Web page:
- http://www.nsarm.ednet.ns.ca/http://www.nsarm.ednet.ns.ca/ - Public Archives of Nova Scotia - Tel: (902) 424-6060 FAX: (902) 424-0628 - **NOTE: AS OF 2000, THEIR ACTUAL RECORDS WERE NOT YET AVAILABLE ON-LINE, so you must visit in person, employ researchers, or use “snail mail” if you live far away.
- http://www.chebucto.ns.ca/Recreation/GANS/index.htmlhttp://www.chebucto.ns.ca/Recreation/GANS/index.html - Genealogical Association of Nova Scotia (GANS) - Leland Harvie, newsletter editor - P.O. BOX 41, Halifax, N.S. Canada B3J 2T3 - 902-443-9107, Halifax - 1,500 members - the main “chebucto” menu was changed after April 1999 to - http://www.rootsweb.com/~canns/http://www.rootsweb.com/~canns/ - with LINKS to many interesting sites
“Genealogical Research in Nova Scotia” by Terrance Punch - ISBN 1-55109-235-2 - Terry is a professionally accredited Canadian genealogist who specializes in immigration from Ireland, Germany and Montbéliard (Huguenot Protestants French-Swiss border area).
Cumberland County NS - http://www.rootsweb.com/~nscumber/http://www.rootsweb.com/~nscumber/ - on the border with Province of New Brunswick, only land link from NS to rest of North America. French settlements and forts from 1650 to early 1700’s became English in period 1748-1758. Many records of French and English settlers including Yorkshire farmers who bought and settled on land around Oxford and Amherst in 1770’s [and also next door in Dorchester and Sackville, soon to be part of the new province New Brunswick], and United Empire Loyalists fleeing American Revolution and settling places like Parrsboro in 1784-1790. The Tantramar Heritage Trust hosted “Yorkshire 2000”, a gathering of the descendants of Yorkshire settlers who emigrated from northern England, going to Nova Scotia during the period 1772-1775. Go to - http://www.tap.nb.ca/tht/york2000.htmlhttp://www.tap.nb.ca/tht/york2000.html - or access it through Cyndi’s List for Nova Scotia.
Colchester County NS - http://www.genealogynet.com/Colchester/http://www.genealogynet.com/Colchester/ - first settled early 1760’s by New England Planters who sometimes occupied former Acadian French land after the Expulsion of 1755 - http://www.rootsweb.com/~nscolche/index.htmlhttp://www.rootsweb.com/~nscolche/index.html - also an excellent new database by Jane Wile on surnames of Colchester County - www.genealogynet.com/resident/genejane/home.htm - When you get there, click on the tab for surnames. This will bring up about 2 dozen surnames. Sara Murray Leonard - email@example.com - posted extensive Crow information under CROW # 1644 - from the “Historical and Genealogical Record of Colchester County (NS)” by Thomas Miller, 1803. Colchester Historical Archives include: - Index to Colchester County Deeds 1771-1870 - Colchester Deeds 1770-1845 - Vital Statistics from newspapers from 1760-1908 - Township Books - Truro, Onslow and Londonderry, Westchester, Cumberland County, Guysboro County, Kings County, Annapolis County - Maps of early Colchester County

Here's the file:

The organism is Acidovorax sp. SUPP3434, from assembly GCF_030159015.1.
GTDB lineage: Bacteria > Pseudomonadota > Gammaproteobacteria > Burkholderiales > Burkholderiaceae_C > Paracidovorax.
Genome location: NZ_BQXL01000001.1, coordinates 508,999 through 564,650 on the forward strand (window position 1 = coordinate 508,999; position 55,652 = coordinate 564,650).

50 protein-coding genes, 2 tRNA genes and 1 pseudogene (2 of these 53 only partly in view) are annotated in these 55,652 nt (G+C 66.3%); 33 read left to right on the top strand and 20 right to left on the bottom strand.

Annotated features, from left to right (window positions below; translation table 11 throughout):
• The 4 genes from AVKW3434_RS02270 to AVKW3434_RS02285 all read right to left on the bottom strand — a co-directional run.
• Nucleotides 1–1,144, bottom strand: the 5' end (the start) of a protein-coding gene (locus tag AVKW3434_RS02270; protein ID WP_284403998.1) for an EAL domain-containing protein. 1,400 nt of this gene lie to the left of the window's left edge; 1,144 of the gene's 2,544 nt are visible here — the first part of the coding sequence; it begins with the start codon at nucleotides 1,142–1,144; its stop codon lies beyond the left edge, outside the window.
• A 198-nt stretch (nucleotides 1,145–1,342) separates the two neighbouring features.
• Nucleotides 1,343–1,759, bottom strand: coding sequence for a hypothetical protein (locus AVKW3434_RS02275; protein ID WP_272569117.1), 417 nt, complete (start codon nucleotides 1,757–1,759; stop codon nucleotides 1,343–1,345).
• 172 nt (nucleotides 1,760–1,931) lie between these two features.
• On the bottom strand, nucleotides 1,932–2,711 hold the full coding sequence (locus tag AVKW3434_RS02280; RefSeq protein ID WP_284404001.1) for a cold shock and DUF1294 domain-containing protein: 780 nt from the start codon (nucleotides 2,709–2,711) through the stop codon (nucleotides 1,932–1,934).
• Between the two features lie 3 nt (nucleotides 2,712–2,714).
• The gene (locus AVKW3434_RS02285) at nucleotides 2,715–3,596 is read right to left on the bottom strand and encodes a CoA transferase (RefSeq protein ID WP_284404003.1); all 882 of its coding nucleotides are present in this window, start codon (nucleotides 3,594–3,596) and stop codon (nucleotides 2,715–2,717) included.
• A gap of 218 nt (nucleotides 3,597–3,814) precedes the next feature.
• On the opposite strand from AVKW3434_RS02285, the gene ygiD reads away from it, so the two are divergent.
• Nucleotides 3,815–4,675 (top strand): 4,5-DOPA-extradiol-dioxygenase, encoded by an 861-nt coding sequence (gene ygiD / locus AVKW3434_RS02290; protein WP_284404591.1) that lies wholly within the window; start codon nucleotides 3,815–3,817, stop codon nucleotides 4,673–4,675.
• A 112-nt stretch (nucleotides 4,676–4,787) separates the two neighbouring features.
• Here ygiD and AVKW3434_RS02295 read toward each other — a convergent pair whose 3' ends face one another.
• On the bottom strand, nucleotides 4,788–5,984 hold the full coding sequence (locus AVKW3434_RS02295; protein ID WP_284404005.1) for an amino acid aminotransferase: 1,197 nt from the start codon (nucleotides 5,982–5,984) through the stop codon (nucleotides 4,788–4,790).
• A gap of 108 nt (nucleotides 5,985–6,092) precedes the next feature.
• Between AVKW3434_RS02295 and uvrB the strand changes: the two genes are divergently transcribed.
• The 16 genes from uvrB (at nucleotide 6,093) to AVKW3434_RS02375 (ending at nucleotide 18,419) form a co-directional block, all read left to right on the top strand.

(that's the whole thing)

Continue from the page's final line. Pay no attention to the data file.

Pictou County NS - http://www.rootsweb.com/~nspictou/http://www.rootsweb.com/~nspictou/ - - firstname.lastname@example.org (MAY 2000: NOT FOUND) - www.ckec.com/pages/geneolog (MAY 2000: NOT FOUND) - or -rootsweb.com/~canns -
- http://www.rootsweb.com/~nspcghs/http://www.rootsweb.com/~nspcghs/ - The Pictou County Genealogy and Heritage Society, P.O. Box 1210, Pictou, N.S. B0K 1H0 Tel: (902) 485-4563 - Administrators of the Hector Exhibit Centre and McCulloch House Museum - extensive library of books on Pictou County, specific communities, churches, prominent figures and records of other parts of Nova Scotia. Copies of both the "Ritchie Records" and the "Stone Books" which are very valuable transcriptions of almost all of the cemeteries in Pictou County.
Pictou County Historical Society - Tel: (902) 752-5583
Pictou County is located on the central north shore of Nova Scotia, Canada. The first settlers arrived from Philadelphia on June 10, 1767 on the brigantine “Betsey”. In September, 1773 about 200 immigrants arrived from Scotland on the “Hector”. Much of the culture of the County today can be attributed to these Scottish immigrants. Many soldiers of the 82nd Hamilton Regiment began settling in Pictou County in the fall of 1783 after peace was made with the United States. From 1767 to 1849, the great period of British emigration; approximately 120 ships arrived in Pictou County carrying immigrants from Scotland, England and Ireland.
Cape Breton County NS - http://www.rootsweb.com/~nscpbret/cbgenwb.htmlhttp://www.rootsweb.com/~nscpbret/cbgenwb.html - contains the main population centres of Sydney (founded 1785), Glace Bay (Canada’s “largest town” pop 25,000), Sydney Mines and North Sydney (gateway by sea to Newfoundland), and New Waterford. Also the site of FORTRESS LOUISBOURG (built 1720-1745), capital of New France, then the largest city north of Boston, and now the largest restored settlement in North America outside of Williamsburg VA (built by France on the same city plan as New Orleans, LA).